God is good and loving. We all know that, right? In fact, some theists ‘know’ that so vehemently that if God were to kill everybody in a global flood, or create a worm that must burrow into human eye balls, said theist will find defining the words “good” and “loving” much more flexible than the assertion “God is good and loving”. Many theists go a step further, saying that God is necessarily good and loving. Their argument is often derived from the ontological argument, where a ‘maximally great being’ is defined as existing.
Although I can see why goodness is, y’know, good‒great, even‒it is not objectively so. Being good and loving is subjectively great. Even if I change the ontological argument to talk about ‘maximally positively great’ beings, we don’t get around the issue of goodness being subjective. By changing the argument to talk about ‘positively great’ beings, we remove my temptation to talk about the more flippant “maximal” qualities. After all, aren’t maximal ignorance and impotence qualities that work make the ontological argument work? The answer is yes. But ignorance is the absence of knowledge (the reverse “knowledge is the absence of ignorance” cannot be meaningfully defended), knowledge is the positive quality, a being with maximally positive attributes is omniscient, not ignorant. (This, entertainingly, leads to a god who is also infinitely hot and infinitely dense and infinitely big…)
Whereas abilities, knowledge, heat, density and size are all objective positive qualities, “good” is subjective. We have no way of evaluating whether airing “I’m a Celebrity…” is good on a celestial or universal scale. You cannot believe God is good until you know what “good” means. You should not define “goodness” as “Godliness” because that is completely content-free; it tell you nothing about how to test the goodness or badness of a thought or action.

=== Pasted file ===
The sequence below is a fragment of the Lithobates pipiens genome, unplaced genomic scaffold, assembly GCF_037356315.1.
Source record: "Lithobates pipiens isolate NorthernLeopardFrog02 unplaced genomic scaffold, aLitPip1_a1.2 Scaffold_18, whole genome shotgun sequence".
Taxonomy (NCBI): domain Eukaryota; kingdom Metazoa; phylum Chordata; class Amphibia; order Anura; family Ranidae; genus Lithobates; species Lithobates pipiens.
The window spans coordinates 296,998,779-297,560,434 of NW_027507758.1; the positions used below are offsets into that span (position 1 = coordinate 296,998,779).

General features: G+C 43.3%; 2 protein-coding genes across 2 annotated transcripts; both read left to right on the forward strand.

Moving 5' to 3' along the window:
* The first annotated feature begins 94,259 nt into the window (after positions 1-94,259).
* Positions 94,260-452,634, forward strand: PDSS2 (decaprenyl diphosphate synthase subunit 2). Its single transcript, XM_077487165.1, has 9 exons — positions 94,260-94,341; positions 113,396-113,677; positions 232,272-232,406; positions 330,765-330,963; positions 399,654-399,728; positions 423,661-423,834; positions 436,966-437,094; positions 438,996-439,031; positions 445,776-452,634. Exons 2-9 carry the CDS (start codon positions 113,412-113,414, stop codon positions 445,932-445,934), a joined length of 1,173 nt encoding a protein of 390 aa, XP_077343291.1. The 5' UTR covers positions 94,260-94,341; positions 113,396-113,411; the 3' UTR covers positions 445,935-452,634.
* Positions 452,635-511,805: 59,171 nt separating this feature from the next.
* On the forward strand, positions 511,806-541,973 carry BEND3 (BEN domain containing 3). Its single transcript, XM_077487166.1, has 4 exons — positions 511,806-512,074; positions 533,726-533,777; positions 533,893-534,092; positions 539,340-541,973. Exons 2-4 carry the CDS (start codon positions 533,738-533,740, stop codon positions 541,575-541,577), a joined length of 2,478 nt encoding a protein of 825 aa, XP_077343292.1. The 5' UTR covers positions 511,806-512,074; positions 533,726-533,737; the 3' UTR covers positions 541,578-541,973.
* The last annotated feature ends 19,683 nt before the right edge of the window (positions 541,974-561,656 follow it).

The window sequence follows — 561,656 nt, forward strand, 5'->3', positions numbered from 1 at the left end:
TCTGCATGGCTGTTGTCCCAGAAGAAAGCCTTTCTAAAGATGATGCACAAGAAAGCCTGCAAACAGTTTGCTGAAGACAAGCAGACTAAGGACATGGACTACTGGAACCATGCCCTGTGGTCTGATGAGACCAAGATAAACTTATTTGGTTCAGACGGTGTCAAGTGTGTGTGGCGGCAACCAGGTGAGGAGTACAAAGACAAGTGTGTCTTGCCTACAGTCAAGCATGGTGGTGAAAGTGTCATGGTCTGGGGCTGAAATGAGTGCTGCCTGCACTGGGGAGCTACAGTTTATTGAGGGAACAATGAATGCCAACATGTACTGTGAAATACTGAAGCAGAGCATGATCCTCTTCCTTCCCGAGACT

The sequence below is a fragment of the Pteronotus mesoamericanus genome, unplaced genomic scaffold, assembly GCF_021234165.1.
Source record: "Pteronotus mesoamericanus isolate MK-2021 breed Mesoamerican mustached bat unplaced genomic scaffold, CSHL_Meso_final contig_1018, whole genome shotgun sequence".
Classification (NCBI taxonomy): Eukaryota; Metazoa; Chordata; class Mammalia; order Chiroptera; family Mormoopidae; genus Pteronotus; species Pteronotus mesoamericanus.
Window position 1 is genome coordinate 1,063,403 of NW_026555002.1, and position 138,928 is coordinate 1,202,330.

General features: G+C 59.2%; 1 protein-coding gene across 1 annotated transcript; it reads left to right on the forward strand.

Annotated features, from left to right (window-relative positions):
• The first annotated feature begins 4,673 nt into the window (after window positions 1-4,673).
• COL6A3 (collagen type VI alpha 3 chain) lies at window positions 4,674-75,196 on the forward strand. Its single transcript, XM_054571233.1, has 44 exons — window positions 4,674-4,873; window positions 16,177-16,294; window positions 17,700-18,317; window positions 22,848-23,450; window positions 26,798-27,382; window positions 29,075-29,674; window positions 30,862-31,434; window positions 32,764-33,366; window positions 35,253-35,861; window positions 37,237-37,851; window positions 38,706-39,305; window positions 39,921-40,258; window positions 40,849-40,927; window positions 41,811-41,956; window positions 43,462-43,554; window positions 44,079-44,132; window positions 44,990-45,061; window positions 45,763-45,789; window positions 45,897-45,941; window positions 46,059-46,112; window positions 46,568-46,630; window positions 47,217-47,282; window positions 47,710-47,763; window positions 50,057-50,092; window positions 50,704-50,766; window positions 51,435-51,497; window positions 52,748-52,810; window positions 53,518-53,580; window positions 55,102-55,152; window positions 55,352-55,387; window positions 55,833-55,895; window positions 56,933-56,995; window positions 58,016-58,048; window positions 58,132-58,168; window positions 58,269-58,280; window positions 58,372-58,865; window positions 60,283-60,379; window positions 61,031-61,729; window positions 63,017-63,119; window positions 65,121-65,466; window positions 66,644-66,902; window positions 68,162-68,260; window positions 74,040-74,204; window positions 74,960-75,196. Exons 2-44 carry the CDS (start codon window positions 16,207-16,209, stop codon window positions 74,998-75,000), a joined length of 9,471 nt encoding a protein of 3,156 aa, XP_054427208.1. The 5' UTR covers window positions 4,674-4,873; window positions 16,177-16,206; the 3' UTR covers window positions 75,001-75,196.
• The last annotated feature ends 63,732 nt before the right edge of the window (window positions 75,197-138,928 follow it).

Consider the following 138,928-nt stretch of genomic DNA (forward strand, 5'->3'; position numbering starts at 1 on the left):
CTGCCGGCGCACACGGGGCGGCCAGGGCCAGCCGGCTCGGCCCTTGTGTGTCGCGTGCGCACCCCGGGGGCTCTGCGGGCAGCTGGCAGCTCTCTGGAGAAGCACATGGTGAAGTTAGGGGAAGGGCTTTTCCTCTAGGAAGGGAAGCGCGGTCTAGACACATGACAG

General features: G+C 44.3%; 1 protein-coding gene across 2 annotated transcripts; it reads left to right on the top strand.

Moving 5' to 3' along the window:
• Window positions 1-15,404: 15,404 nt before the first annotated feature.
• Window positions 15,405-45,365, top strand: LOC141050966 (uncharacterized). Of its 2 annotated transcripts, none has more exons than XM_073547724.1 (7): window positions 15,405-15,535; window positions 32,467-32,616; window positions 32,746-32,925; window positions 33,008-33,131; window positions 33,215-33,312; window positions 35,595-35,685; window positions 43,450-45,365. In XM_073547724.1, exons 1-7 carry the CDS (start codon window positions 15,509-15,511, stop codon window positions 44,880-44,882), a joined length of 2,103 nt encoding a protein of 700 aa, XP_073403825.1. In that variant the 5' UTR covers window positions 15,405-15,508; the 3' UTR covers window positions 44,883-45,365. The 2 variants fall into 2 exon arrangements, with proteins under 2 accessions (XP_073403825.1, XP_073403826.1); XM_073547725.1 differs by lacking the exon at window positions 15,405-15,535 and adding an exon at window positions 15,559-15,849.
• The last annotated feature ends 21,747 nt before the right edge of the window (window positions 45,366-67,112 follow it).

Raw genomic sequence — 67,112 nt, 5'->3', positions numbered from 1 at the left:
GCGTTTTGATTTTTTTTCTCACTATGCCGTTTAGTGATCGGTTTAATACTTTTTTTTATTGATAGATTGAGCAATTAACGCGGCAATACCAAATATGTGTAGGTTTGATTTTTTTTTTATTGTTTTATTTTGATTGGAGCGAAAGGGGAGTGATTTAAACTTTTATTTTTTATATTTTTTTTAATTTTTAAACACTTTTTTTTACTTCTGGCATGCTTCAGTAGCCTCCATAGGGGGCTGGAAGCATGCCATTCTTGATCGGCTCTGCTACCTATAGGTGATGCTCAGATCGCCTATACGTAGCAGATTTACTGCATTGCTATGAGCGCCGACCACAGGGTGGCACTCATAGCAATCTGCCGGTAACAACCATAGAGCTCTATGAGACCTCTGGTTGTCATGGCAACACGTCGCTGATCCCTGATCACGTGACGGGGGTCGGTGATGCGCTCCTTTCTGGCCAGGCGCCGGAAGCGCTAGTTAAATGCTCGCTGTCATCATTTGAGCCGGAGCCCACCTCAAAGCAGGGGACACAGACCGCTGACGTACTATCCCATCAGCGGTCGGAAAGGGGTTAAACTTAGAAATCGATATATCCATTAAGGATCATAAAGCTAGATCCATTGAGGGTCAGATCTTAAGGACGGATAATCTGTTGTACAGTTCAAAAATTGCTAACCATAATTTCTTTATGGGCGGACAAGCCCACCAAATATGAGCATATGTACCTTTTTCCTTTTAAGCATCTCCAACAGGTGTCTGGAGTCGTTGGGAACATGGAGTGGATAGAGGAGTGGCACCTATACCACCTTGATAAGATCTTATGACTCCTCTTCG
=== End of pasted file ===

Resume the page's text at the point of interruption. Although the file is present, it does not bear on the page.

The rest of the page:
Enter: Evil God. Fewer claims needs to be made to support an evil God than a good one. A good God needs promises of unseen redemption and unsupportable claims that all of your suffering will be repaid “an hundredfold”. A good God requires secret intent and behind the scenes settlements and plea bargains. Evil God needs one claim: “there can be no true despair without hope” (Bane, The Dark Knight Rises). With that single claim, an evil God makes sense. We don’t need the Fall or redemption or all the other unsupported claims that make Occam’s razor cut so fiercely against a ‘good God’. An evil God creates cancer, parasites, necessary competition and suffering in nature, death, the psychology of loss, our physiological capacity for pain, personally indifferent natural disasters…
In fact, in a theistic world an evil God accounts for our suffering better, and accounts for parts of our psychology a good God simply doesn’t. When it comes to being happy, we have two big obstacles: habituation and contrast. Habituation is about the diminishing return of happiness from the same thing, we have to seek greater stimuli for the same happiness; contrast refers to the fact that we compare stimulus which could make us happy to ‘peak stimulus’, which dampens the happiness we receive. It is difficult to be happy. That is not something a good god would build.
I consider this an atheist argument, although it relies on the theist doing a share of the work. This argument makes the claim that a god does exist, but It is evil. It is not a claim I believe, I do not believe in gods. However, to dismiss this argument and save God from being accused of being evil, one must refute this argument without making a claim that can simultaneously refute arguments for God’s goodness or existence. My expectation is for calls on faith or ‘but I believe in a good God’, neither of which are good enough. I look forward to your responses.